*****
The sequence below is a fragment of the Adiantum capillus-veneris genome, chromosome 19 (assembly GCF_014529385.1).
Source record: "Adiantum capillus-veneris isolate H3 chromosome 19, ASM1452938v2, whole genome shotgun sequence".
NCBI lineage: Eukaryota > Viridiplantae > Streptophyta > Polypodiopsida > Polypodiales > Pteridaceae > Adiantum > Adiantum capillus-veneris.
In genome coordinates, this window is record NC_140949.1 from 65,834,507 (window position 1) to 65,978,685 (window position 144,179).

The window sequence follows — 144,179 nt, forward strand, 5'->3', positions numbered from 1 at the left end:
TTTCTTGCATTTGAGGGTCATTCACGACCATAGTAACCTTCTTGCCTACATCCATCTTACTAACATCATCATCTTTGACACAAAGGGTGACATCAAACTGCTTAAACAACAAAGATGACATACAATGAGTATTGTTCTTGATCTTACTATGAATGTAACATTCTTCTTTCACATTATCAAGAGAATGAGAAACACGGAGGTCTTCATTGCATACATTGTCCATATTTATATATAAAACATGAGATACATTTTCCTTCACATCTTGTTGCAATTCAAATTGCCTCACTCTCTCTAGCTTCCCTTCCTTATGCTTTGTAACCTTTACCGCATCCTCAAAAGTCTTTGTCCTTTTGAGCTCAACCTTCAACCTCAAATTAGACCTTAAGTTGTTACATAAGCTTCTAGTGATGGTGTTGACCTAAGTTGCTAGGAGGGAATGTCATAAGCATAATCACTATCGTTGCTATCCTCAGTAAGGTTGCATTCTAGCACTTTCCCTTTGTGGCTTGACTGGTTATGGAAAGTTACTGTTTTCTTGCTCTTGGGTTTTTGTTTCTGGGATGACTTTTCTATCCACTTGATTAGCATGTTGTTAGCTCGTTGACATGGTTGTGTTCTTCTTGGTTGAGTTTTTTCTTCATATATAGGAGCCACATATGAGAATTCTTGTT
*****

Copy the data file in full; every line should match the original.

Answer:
The sequence below is a fragment of the Adiantum capillus-veneris genome, chromosome 19 (assembly GCF_014529385.1).
Source record: "Adiantum capillus-veneris isolate H3 chromosome 19, ASM1452938v2, whole genome shotgun sequence".
NCBI lineage: Eukaryota > Viridiplantae > Streptophyta > Polypodiopsida > Polypodiales > Pteridaceae > Adiantum > Adiantum capillus-veneris.
In genome coordinates, this window is record NC_140949.1 from 65,834,507 (window position 1) to 65,978,685 (window position 144,179).

The window sequence follows — 144,179 nt, forward strand, 5'->3', positions numbered from 1 at the left end:
TTTCTTGCATTTGAGGGTCATTCACGACCATAGTAACCTTCTTGCCTACATCCATCTTACTAACATCATCATCTTTGACACAAAGGGTGACATCAAACTGCTTAAACAACAAAGATGACATACAATGAGTATTGTTCTTGATCTTACTATGAATGTAACATTCTTCTTTCACATTATCAAGAGAATGAGAAACACGGAGGTCTTCATTGCATACATTGTCCATATTTATATATAAAACATGAGATACATTTTCCTTCACATCTTGTTGCAATTCAAATTGCCTCACTCTCTCTAGCTTCCCTTCCTTATGCTTTGTAACCTTTACCGCATCCTCAAAAGTCTTTGTCCTTTTGAGCTCAACCTTCAACCTCAAATTAGACCTTAAGTTGTTACATAAGCTTCTAGTGATGGTGTTGACCTAAGTTGCTAGGAGGGAATGTCATAAGCATAATCACTATCGTTGCTATCCTCAGTAAGGTTGCATTCTAGCACTTTCCCTTTGTGGCTTGACTGGTTATGGAAAGTTACTGTTTTCTTGCTCTTGGGTTTTTGTTTCTGGGATGACTTTTCTATCCACTTGATTAGCATGTTGTTAGCTCGTTGACATGGTTGTGTTCTTCTTGGTTGAGTTTTTTCTTCATATATAGGAGCCACATATGAGAATTCTTGTT